True Detective 3 – Ep. 1-5 | Review preview


Published on Jan 04, 2019


In four years away from the second season (too much blow by most), HBO and Nic Pizzolatto will return to the charge with a new cycle of stories about police officers tormented to grips with the disturbing mysteries: the challenge of True Detective 3 is double, because in addition to make happy all the fans disappointed by the True Detective 2 should she be confronted necessarily with the gigantic first season directed by Cary Fukunaga, who in 2014 had bent the medium of television to riplasmarlo and make it look like as never before in the film industry.

It is interesting to see this third season in relation to the second: times have changed, the quality level of the tv is lifted up out of proportion, and if Pizzolatto, after the success of the first True Detective, he unmasked the year after eight more episodes, in the throes of a delirium of omnipotence resulted from the huge success of the dark story of Rusty Cole and Marty Hart, today in the halls HBO the expectation is high, and the legs tremble, because this third season is waiting at the gate by anyone, so much by the fans – who await the rebirth – as well as detractors – that they hope in what would be the ultimate failure.

The fear is evident in the total subtraction of that ambition look that had characterized True Detective 2 (full of events, characters, sub-plots, so full as to become at times chaotic), and the result is a return to the structure of the sources, who knows, however, essentially a remake of the first season.

The elements are all there, from the various timelines connected to the geographical place (we are in Missouri, not Louisiana, but it is the same middle class white trash that ends up under the magnifying glass of Pizzolatto), even with the situations, scenes and even clues (the doll made of straw instead of the satanic symbol in wood) that refer to the story of five years ago.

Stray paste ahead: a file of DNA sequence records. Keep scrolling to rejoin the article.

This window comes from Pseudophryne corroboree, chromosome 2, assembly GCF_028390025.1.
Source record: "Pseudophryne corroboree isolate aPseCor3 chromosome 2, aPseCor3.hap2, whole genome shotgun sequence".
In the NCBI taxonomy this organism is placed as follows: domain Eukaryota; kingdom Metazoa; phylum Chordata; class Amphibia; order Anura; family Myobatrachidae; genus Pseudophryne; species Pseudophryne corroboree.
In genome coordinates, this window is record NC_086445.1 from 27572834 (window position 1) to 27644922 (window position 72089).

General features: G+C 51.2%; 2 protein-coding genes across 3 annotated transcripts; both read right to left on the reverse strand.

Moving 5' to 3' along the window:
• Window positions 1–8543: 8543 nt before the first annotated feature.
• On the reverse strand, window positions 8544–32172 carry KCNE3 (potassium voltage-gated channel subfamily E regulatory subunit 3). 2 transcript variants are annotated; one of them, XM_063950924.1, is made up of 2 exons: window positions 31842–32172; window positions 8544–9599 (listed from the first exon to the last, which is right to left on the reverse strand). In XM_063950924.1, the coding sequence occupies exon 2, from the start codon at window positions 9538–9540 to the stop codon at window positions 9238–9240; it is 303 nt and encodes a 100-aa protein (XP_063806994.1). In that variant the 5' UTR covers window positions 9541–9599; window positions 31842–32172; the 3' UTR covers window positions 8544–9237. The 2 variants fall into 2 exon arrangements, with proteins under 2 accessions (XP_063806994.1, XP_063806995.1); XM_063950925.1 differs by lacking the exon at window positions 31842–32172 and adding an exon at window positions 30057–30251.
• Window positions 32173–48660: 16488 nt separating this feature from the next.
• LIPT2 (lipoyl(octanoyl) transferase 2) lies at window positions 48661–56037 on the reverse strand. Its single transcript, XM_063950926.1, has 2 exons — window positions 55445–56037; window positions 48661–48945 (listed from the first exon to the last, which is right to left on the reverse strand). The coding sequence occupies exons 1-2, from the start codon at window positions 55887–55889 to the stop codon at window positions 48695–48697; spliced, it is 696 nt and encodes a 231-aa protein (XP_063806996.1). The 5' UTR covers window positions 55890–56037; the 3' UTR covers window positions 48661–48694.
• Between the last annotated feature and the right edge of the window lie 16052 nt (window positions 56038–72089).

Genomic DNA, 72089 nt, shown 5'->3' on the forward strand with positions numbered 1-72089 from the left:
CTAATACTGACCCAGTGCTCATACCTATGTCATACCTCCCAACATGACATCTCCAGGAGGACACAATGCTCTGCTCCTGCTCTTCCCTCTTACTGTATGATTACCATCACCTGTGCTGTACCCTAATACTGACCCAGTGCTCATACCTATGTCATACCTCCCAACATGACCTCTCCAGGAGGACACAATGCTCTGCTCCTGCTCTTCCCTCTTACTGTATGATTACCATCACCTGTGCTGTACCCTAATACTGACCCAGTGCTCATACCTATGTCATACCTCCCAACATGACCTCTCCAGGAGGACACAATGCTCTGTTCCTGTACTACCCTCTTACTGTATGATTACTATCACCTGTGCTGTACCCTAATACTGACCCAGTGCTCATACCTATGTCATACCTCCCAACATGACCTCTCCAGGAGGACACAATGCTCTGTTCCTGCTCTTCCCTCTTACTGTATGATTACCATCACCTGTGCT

The difference, however, is that the suggestions in the philosophical of the first season – that it was spiritual in the second – here become intimate as ever, with Mahershala Ali, the one true protagonist struggling with the same character but in three different moments of his life: in 1980, when the detective Hays (Wings), with her partner Roland West (Stephen Dorff) begins to deal with the sudden disappearance of two children; in 1990, when the private idyll of Hays, now married and with children, is abruptly interrupted by the reopening of the case of disappearance; and finally, in 2015, when a Hays now aged and retired, talks to himself (and to us) the story of his way, before the Alzheimer's that ruin it for ever.

And Pizzolatto, who plays Christopher Nolan, with the memories of the 1980's and 1990's that overlap with the sequences in the present, interacting with each other in some sequences a bit jarring, given that seem to emerge from a history of ghosts) and intervallandosi with nightmares and visions that resulted from the disease that is eating the brain of the protagonist. The idea is very apt, and well suited to the decadent atmospheres of the series, but in this way, the wheel only on the character of Ali, with the other characters (including a wonderful, Scott McNairy, the best of the whole cast) are bound to roles by the actors. Not that there is anything wrong in this, but it is curious to remark for the comparison with the second season of the above, which of the protagonists had four.

Evidently, the perfect blend of the first season can't be replicated, and it is unfair to lay this burden on the shoulders of the other (past, present and possibly future) incarnations of the anthology series, which, however, always remains well above other examples of a similar kind.

The issue of True Detective 3 is not so much the comparison with the milestone in 2014, but his constant desire to want to play the same game but with different cards: to fray the narrative on three different times to tell the same character makes the performance much less compelling (there were two characters in the first season, but only two times), especially when recently there was Castle Rock, which illustrate the theme of senile dementia, with greater efficacy and even in a single episode; also storytelling, especially in the fall thunderstorms, do not stand comparison with the care shown by Mike Flanagan in Hill House, where every single step between the present and the past was justified by a detail, by a word, a gesture, while here everything seems more artificial.

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